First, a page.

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How to Write Paradoxical Characters

Paradoxical Characters: Erin Brockovich
Paradoxical Characters: Erin Brockovich

Paradoxical characters spring from the ever-present complexity of life itself. Paradoxical behaviour, in this sense, arises from conflicting values and traits in an otherwise likeable character.

In her book, Creating Unforgettable Characters, Linda Seger writes:

To create warring elements, begin by establishing a strong characteristic in one direction then asking: ‘Given this element, what other elements might there be in the same person that would create conflict?’

In the film Erin Brockovich, for example, Erin’s paradoxes include:

  1. Her deep desire to succeed professionally, juxtaposed against her need to take care of her children.
  2. Her trailer-trash sexuality versus her ability and commitment through a lack of resources to fight a huge corporation.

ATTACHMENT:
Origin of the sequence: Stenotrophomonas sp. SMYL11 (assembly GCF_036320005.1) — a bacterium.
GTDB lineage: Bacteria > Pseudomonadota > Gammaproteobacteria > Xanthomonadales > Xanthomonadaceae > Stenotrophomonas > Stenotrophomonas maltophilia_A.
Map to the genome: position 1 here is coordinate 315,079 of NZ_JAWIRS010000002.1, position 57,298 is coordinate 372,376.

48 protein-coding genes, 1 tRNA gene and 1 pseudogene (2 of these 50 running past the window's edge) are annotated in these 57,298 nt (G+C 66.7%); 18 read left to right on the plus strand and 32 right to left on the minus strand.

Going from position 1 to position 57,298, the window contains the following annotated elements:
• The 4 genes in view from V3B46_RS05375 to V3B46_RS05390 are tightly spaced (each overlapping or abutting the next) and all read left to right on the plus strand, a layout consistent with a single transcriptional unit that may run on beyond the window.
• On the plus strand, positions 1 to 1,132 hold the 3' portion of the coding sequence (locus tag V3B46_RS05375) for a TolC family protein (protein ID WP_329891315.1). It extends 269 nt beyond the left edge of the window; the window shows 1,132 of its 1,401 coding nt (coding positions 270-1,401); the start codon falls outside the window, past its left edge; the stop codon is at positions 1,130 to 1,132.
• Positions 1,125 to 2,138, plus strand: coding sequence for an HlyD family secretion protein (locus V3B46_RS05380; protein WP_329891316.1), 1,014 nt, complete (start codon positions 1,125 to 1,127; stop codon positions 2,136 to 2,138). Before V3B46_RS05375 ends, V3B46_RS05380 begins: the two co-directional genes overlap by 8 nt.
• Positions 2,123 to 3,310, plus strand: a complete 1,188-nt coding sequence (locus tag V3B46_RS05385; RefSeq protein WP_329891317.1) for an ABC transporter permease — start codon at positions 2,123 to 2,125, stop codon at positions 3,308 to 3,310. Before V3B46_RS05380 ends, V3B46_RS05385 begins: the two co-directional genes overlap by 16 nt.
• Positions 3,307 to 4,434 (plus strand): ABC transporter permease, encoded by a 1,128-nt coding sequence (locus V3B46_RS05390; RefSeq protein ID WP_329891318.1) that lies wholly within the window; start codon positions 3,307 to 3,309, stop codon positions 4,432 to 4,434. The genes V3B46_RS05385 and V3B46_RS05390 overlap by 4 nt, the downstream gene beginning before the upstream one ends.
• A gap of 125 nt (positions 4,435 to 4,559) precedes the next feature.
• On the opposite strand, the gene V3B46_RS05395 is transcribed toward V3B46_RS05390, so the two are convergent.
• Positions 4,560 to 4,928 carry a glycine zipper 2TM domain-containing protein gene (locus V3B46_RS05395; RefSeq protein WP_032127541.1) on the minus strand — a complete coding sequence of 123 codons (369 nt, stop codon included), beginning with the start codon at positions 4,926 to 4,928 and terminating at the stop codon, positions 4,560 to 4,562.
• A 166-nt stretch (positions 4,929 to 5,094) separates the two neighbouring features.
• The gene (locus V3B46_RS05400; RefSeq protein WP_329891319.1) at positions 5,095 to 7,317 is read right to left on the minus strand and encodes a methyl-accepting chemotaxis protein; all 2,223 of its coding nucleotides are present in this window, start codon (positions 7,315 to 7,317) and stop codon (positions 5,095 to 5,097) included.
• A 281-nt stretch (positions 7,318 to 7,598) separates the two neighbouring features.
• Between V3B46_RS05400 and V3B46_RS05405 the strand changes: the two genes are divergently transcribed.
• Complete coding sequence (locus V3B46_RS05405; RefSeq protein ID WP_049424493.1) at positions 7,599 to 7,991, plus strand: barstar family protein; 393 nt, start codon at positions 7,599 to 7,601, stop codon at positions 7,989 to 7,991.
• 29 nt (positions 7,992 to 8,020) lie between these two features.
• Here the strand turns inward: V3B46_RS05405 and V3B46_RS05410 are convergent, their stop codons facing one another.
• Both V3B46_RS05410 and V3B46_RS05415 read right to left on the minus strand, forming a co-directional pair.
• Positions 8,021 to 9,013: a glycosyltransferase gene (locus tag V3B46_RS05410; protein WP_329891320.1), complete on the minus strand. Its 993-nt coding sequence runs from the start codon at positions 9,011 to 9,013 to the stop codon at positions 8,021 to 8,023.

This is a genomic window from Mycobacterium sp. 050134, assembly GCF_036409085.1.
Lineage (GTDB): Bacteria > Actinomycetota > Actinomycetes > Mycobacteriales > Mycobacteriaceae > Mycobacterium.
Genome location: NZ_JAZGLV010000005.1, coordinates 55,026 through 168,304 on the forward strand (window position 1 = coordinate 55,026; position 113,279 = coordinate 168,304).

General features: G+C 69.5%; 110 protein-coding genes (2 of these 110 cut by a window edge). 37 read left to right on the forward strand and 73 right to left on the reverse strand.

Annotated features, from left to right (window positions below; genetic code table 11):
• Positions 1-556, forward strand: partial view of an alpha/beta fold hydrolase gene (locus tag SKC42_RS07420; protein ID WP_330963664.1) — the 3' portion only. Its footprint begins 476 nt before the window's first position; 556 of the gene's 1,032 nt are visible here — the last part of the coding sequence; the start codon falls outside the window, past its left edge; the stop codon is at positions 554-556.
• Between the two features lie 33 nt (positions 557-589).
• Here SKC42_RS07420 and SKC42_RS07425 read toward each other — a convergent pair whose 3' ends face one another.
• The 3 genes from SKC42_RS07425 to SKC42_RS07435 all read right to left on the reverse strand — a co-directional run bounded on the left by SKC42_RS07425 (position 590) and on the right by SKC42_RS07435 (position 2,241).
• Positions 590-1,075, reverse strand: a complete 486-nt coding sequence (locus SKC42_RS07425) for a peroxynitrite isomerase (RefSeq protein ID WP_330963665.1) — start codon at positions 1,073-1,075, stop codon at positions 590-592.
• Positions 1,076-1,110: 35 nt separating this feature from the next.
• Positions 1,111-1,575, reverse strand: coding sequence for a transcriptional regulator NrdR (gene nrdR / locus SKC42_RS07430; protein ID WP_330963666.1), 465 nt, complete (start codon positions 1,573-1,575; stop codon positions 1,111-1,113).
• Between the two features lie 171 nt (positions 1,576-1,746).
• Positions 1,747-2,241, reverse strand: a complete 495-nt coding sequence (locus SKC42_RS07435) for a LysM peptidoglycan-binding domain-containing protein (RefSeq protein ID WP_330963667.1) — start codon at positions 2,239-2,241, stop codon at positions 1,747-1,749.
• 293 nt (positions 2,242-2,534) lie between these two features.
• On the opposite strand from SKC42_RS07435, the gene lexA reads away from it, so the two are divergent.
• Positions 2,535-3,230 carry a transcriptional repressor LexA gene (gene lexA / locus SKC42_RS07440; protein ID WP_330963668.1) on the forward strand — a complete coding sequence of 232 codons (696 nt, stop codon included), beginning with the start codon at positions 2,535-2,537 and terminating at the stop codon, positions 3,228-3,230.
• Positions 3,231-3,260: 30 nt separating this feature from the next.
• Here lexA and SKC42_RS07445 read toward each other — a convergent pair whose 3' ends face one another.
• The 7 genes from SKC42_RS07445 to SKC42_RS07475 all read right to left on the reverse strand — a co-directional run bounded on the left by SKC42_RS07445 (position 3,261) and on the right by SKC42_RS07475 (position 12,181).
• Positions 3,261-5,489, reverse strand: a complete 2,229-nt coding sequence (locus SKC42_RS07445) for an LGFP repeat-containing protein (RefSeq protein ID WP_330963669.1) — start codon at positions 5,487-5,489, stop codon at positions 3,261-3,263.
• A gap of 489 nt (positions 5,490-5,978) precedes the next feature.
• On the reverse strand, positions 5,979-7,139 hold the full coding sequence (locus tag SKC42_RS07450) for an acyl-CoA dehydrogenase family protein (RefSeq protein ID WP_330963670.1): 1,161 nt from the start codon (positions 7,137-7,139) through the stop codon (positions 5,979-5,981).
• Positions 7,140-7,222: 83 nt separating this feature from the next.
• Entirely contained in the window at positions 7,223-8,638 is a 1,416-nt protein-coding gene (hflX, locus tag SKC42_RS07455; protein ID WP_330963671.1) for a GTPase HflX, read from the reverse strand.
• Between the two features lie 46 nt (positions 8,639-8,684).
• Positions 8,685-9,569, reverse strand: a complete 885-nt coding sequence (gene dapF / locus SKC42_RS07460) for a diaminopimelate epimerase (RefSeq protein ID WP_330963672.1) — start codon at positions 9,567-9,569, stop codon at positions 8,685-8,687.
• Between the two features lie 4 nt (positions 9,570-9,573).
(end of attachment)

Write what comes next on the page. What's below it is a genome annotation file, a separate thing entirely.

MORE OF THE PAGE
3. Her foul language and aggression juxtaposed against her desire to assist people find their way through the complex legal system.

In The Matrix, Neo is a hacker and merchant who is wanted by the law, yet, he is the one chosen to save humanity. The irony is not lost on the audience who, despite this, see him as a kind of modern day Christ figure.

If we think hard enough about the people we know we will find some fine examples of paradoxes drawn from real life. It’s part of the fabric of character: the bible-puncher who is involved with a prostitute, the club bouncer who is putty in his girlfriend’s hands, or the sweet old man with a foul mouth when it comes to dealing with the payment of bills.

Introducing paradoxes, or warring elements, into your characters will inject verisimilitude and interest in the stories you tell.


Paradoxical characters make for vibrant, interesting, and authentic stories.

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